DUGWAY PROVING GROUNDS, Utah (Army News Service, Dec. 14, 2006) - Initial operating tests were completed on the Stryker Nuclear, Biological and Chemical Reconnaissance Vehicle at Dugway Proving Grounds last month.

The Stryker NBCRV will detect and identify biological, chemical, radiological and toxic industrial chemical/material hazards on the battlefield, according to Maj. Joseph Giese, test officer for the Engineer and Combat Support Test Directorate.

The vehicle provides ballistic protection to a crew of four. In addition, the driver, vehicle commander and two surveyors are protected by a positive overpressure system that allows them to wear limited protective gear while operating on contaminated battlefield for extended periods of time.

Forty-four members of the 4th Brigade, 2nd Infantry Division, I Corps, from Fort Lewis, Wash., participated in the test under the direction of ECSTD. ECSTD is part of the U.S. Army Operational Test Command, West Fort Hood, Texas. The Soldiers prepared for the test with 10 weeks of crew training at Yakima, Wash., last March.

"The intent of the evaluation was to examine the ability of the Stryker NBCRV to survive and perform reconnaissance and surveillance missions in a variety of threat environments," said Giese. "Test players executed route, area and zone reconnaissance, and search and survey missions to detect, identify, locate, sample and mark the various threats."

Testers were looking at the ability of the Stryker NBCRV to perform missions under battlefield conditions in the presence of non-ballistics threats, to use its vehicular collective protection capability, and to not endanger the crew or nearby forces by unreasonable exposure to enemy observation, Giese said.

There were more than 200 support personnel on site for the test, said Sgt. 1st Class Mark Sury, ECSTD research, development, test and evaluation NCOIC.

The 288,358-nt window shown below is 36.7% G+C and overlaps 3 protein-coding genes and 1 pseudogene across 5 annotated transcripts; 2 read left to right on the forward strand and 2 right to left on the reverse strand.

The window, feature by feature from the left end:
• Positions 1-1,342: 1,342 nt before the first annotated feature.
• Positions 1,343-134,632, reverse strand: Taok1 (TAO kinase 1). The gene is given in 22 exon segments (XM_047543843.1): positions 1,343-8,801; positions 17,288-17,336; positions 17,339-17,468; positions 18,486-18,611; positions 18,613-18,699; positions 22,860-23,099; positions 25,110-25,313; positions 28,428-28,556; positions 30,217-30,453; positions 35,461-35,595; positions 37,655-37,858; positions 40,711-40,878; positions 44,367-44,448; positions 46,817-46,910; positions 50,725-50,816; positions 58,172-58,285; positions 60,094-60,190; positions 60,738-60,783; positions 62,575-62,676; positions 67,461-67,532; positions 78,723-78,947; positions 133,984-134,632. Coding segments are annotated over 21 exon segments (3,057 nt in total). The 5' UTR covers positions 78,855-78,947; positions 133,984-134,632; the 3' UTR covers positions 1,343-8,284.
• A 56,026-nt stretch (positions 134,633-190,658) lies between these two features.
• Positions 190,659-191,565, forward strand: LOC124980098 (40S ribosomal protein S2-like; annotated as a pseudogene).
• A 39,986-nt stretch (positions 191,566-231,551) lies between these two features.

"TESCO (Test Support Contractor) provided instrumentation for data collection and analysis," he said. "We conducted a 72-hour scenario pilot test and two 216-hour scenario record tests."

The NBCRV is one of 10 Stryker platforms produced by General Dynamics Land Systems Corporation. Powered by a 350 horsepower diesel engine produced by Caterpillar, the Stryker NBCRV has eight run-flat tires, a Central Tire Inflation System and a Height Management System, allowing it to traverse the harshest terrain.

The Stryker NBCRV is equipped with a remote weapons station that supports the M2.50-caliber machine gun, an M6 smoke grenade launcher and an integrated thermal weapons sight. It also hosts the common Stryker communications suite. The suite integrates the Single-Channel Ground-to-Air Radio System, the Enhanced Position Location Reporting System, the Force XXI Battle Command Brigade and Below System and the Global Positioning System.

"The NBCRV will allow commanders to shape the battlefield by developing and providing NBC situational awareness," said Giese, "and contributing to the common operational picture, specific to NBC contamination."

"Most importantly," Giese said, "it provides an element of NBC force protection to the maneuver force."

"A system of systems, the Stryker NBCRV represents a significant improvement to existing NBC reconnaissance and surveillance systems within the Army," said Sury. Improvements over the battle-proven M93A1 FOX NBC Reconnaissance System include on-the-move standoff chemical detection capability, biological-detection capability, on-the-move meteorological system capability, and electronic-mapping capability, he explained.

"The mission of Dugway is to test U.S. and Allied biological and chemical defense systems and perform nuclear-biological-chemical survivable testing of defense material," said Sury. "Different types of chemical and biological simulates were released into the various training areas, and after each mission where a simulate release occurred, the Stryker NBCRVs were required to undergo an operational decon prior to continuing the mission."

The test was conducted at Dugway Proving Grounds, located 80 miles west-southwest of Salt Lake City, Utah, because it provided the perfect testing environment, said Sury. "